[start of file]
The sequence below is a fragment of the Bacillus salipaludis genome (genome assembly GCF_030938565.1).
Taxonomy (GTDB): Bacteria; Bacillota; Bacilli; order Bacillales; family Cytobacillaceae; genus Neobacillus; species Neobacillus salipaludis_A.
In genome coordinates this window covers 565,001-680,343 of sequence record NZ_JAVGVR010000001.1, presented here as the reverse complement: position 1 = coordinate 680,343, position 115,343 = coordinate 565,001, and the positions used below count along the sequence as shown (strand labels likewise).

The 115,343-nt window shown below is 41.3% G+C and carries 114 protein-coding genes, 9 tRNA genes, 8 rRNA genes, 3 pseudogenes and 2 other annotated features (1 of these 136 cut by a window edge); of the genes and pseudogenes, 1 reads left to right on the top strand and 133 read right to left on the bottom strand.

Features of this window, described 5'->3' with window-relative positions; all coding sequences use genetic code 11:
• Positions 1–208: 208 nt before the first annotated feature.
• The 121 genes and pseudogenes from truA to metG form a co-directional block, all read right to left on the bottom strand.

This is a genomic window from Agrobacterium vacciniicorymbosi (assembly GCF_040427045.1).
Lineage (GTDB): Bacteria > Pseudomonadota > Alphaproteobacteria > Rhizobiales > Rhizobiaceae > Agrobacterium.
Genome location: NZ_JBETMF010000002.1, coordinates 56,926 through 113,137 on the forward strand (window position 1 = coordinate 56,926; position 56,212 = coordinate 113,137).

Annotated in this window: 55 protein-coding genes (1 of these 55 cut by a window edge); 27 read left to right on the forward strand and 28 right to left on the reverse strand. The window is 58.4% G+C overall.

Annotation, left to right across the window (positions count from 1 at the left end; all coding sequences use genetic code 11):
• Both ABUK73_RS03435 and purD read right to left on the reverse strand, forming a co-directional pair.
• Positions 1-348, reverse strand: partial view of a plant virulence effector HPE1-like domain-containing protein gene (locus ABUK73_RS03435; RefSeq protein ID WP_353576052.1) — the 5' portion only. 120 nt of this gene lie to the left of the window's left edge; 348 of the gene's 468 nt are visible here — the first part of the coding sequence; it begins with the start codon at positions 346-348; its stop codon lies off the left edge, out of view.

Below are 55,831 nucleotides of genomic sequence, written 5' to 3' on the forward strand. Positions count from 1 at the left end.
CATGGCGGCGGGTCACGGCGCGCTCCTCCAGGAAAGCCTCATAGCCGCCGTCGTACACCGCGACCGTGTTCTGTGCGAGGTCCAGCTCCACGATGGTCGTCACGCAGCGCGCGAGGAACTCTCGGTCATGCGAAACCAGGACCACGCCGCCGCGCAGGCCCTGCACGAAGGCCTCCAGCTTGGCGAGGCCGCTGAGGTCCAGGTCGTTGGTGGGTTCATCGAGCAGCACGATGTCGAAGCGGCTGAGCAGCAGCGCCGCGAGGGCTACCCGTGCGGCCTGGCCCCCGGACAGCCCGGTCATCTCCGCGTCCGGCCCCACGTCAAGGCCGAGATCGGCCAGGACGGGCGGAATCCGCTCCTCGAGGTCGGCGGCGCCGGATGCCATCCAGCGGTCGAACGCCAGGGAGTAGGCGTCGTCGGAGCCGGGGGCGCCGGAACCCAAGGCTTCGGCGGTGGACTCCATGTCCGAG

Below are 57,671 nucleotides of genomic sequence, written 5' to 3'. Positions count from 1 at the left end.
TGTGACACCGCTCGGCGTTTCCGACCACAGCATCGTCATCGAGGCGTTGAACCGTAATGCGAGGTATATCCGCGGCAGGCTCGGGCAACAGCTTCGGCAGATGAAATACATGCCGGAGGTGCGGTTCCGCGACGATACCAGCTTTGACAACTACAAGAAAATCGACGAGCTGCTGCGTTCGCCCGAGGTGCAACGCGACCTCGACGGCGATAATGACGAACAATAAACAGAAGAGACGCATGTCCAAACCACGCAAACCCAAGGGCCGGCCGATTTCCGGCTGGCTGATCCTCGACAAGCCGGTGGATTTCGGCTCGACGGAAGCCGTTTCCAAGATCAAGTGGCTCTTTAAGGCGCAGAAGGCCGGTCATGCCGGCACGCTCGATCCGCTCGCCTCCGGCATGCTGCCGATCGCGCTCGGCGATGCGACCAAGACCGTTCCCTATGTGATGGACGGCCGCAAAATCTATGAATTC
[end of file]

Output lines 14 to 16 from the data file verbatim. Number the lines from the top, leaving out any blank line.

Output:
• Positions 1-348, reverse strand: partial view of a plant virulence effector HPE1-like domain-containing protein gene (locus ABUK73_RS03435; RefSeq protein ID WP_353576052.1) — the 5' portion only. 120 nt of this gene lie to the left of the window's left edge; 348 of the gene's 468 nt are visible here — the first part of the coding sequence; it begins with the start codon at positions 346-348; its stop codon lies off the left edge, out of view.

Below are 55,831 nucleotides of genomic sequence, written 5' to 3' on the forward strand. Positions count from 1 at the left end.
CATGGCGGCGGGTCACGGCGCGCTCCTCCAGGAAAGCCTCATAGCCGCCGTCGTACACCGCGACCGTGTTCTGTGCGAGGTCCAGCTCCACGATGGTCGTCACGCAGCGCGCGAGGAACTCTCGGTCATGCGAAACCAGGACCACGCCGCCGCGCAGGCCCTGCACGAAGGCCTCCAGCTTGGCGAGGCCGCTGAGGTCCAGGTCGTTGGTGGGTTCATCGAGCAGCACGATGTCGAAGCGGCTGAGCAGCAGCGCCGCGAGGGCTACCCGTGCGGCCTGGCCCCCGGACAGCCCGGTCATCTCCGCGTCCGGCCCCACGTCAAGGCCGAGATCGGCCAGGACGGGCGGAATCCGCTCCTCGAGGTCGGCGGCGCCGGATGCCATCCAGCGGTCGAACGCCAGGGAGTAGGCGTCGTCGGAGCCGGGGGCGCCGGAACCCAAGGCTTCGGCGGTGGACTCCATGTCCGAG